Assessing Data-poor Fisheries: Training for Indonesian Fisheries

10 Sep 2015
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Data is a necessary component of fisheries management, providing information to managers on what management measures might be required to keep the stocks at a healthy level. In the ideal situation, there would be a long time-series of data, from both fisheries-dependent and -independent sources and covering various parameters, such as length and weight, abundance, maturity, mortality, gonad data, otolith samples, fishing ground, gear, season, trip duration, species composition, catch volume, discard rate, a high sampling coverage for the area of interest, etc. The list is endless! Such data is then used for stock assessments using a statistical assessment model, and the current status of a stock is assessed against predefined and agreed limit and target reference points (limit reference point is a level at or below which the stock should not fall as there may be a serious risk to the reproductive capacity of the stock. A target reference point is a level which the stock should be kept at or above to ensure reproductive capability). However, in the real-world, the availability of data is often limited, especially for small-scale fisheries in developing countries where systematic data reporting frameworks are yet to be established and there may only be a small amount of data collected. For example, the data collection system of MDPI collects length and weight data on all tuna species >10kg from small-scale handline sites across eastern Indonesia, and is continuing to expand. In such cases, when there is a limited availability of data, how to inform management about the status of the stock and make decisions? How do fisheries scientists and managers assess such data-poor fisheries?

One method, developed by scientists at Murdoch University in Australia, is the Length-Based Spawning Potential Ratio Model (LB-SPR). The LB-SPR model uses life history and size composition data to assess a stock. The Spawning Potential Ratio (SPR) is the proportion of unfished reproductive potential that remains after fishing. The SPR will have a value between 0 and 1; the closer the value is to 1, the higher the reproductive capacity of the stock. Life history data includes parameters such as Natural Mortality (M), Length at fist maturity (Lm), etc. The low data requirements for the model are an advantage and size composition (length data) can be easy to collect and at a low cost. There are a number of assumptions associated with the LB-SPR model, for example the length sample represents the population, length data is available for males and for females, etc (for more detailed information on the model and assumptions please refer to Hordyk et al. 2015 and www.whatsthecatch.murdoch.eddu.au).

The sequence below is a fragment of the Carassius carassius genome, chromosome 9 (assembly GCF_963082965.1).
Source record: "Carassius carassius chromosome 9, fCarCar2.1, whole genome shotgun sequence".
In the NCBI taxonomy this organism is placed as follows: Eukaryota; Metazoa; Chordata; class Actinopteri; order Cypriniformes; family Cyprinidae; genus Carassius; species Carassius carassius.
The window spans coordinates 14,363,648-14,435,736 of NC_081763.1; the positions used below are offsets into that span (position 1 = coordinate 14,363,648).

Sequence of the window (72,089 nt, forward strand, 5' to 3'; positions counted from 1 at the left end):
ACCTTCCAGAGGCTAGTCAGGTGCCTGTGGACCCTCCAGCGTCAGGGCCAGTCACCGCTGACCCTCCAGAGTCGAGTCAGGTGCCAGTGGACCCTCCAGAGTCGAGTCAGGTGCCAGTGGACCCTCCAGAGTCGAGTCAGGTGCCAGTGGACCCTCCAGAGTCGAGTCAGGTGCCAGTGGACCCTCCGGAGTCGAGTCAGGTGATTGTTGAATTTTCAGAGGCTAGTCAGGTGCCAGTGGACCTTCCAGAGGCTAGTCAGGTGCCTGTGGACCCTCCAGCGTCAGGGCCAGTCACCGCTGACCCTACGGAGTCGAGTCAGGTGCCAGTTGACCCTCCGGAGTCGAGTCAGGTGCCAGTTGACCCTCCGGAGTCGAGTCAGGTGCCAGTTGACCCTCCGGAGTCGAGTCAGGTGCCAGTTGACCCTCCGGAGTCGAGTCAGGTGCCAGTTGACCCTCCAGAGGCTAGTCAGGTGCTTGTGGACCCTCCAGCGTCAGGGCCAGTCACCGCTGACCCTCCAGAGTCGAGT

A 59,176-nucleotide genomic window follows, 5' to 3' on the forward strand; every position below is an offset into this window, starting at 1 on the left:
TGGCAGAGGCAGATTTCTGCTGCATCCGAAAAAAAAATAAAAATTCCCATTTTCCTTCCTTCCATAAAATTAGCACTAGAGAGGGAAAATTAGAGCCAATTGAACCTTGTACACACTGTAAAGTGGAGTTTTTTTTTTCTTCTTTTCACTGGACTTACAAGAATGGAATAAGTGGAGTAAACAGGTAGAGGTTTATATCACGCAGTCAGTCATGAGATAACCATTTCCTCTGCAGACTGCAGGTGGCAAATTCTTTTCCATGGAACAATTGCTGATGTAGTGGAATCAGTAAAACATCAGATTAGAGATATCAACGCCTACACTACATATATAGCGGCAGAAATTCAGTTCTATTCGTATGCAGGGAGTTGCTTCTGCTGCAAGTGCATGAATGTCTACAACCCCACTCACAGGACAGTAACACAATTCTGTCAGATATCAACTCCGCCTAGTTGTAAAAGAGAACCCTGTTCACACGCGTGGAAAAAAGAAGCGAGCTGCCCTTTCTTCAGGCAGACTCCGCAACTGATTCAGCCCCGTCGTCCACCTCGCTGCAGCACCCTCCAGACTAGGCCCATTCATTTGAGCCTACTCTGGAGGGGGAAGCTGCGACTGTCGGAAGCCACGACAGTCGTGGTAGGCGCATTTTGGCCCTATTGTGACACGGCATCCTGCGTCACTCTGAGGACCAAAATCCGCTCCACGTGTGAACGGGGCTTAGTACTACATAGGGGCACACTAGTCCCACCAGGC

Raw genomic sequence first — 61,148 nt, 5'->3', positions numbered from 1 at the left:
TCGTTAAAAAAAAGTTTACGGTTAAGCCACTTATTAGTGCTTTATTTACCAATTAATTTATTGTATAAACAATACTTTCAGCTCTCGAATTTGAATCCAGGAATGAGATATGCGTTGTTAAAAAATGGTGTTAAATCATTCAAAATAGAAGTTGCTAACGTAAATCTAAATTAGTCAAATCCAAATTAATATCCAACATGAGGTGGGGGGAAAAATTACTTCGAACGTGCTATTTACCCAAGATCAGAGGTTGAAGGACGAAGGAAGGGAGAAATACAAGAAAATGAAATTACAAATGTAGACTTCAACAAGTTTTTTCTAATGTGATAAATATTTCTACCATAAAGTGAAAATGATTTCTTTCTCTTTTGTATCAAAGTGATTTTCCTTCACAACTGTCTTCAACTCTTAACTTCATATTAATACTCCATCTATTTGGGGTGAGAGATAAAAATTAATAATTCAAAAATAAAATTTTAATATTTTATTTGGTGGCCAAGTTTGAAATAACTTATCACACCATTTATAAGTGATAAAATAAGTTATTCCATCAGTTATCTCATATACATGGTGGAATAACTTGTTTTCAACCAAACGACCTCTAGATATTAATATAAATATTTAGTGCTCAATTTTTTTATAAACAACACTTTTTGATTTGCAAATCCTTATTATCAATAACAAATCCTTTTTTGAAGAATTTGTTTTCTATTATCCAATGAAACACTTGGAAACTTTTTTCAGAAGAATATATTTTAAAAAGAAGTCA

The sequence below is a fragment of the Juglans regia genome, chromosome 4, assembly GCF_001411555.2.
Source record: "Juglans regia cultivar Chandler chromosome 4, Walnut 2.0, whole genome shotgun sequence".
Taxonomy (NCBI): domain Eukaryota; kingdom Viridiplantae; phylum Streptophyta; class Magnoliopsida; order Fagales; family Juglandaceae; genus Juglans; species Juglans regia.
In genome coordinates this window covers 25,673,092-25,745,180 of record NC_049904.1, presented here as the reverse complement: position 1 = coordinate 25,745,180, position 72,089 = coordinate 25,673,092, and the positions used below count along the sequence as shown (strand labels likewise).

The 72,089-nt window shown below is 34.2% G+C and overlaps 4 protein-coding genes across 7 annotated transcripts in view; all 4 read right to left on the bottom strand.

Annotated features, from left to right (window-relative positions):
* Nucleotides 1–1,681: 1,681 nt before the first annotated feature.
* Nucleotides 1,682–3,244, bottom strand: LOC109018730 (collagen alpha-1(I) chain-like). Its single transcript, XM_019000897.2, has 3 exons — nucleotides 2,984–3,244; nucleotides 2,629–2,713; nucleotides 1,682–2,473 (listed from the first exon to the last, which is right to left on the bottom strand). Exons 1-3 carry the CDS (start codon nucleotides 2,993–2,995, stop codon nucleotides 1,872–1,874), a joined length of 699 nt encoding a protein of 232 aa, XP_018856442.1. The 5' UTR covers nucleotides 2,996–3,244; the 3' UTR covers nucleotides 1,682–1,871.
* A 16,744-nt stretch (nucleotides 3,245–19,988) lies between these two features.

To support Indonesian capacity on assessing data poor fisheries, a training workshop was held in Bogor, 24-28th August, organised by Murdoch University, CSIRO and IPB. The trainers were Adrian Hordyk, Neil Loneragan, Vanessa Jaiteh, and Craig Proctor. During this training week, 38 participants from various organisations (NGOs, academia, government) were introduced to the LB-SPR model, the assumptions, data requirements, and R statistical software (www.rstudio.com). Initial exercises used datasets for whiting and blue morwong. Later, the participants were split into species groups, each group using the LB-SPR model with participant data (data for lobsters, sharks, tuna, blue swimming crab, etc.). The groups were tasked with investigating how the LB-SPR model performed with the different species data and reporting findings to the wider participants. The training week did not focus only on the use of R software and LB-SPR models. Participants were also invited to practice communicating the results in different formats. Each group presented their data on a three slide presentation, receiving feedback for future improvement. An extended abstract will be submitted to the organising committee from each group, and we were asked to think about what additional data and analysis would be required to upgrade the extended abstract into a full-length journal article.

Participants gained immensely from this training course. Indonesian fisheries are typically data-poor and the LB-SPR model is highly relevant in this context. Specifically for MDPI, the training week highlighted how our data can be analysed and presented to support and inform wider national management activities, such as activities related to Harvest Control Rules. This training workshop is applicable to many Indonesian fisheries, providing valuable tools to support the management of the data-poor fisheries of Indonesia.

Reference:

Hordyk, A., Loneragan, N. and Prince, J. 2015. An evaluation of a harvest strategy for data-poor fisheries using the length-based spawning potential ratio assessment methodology. Fisheries Research

Writer: Deirdre Duggan

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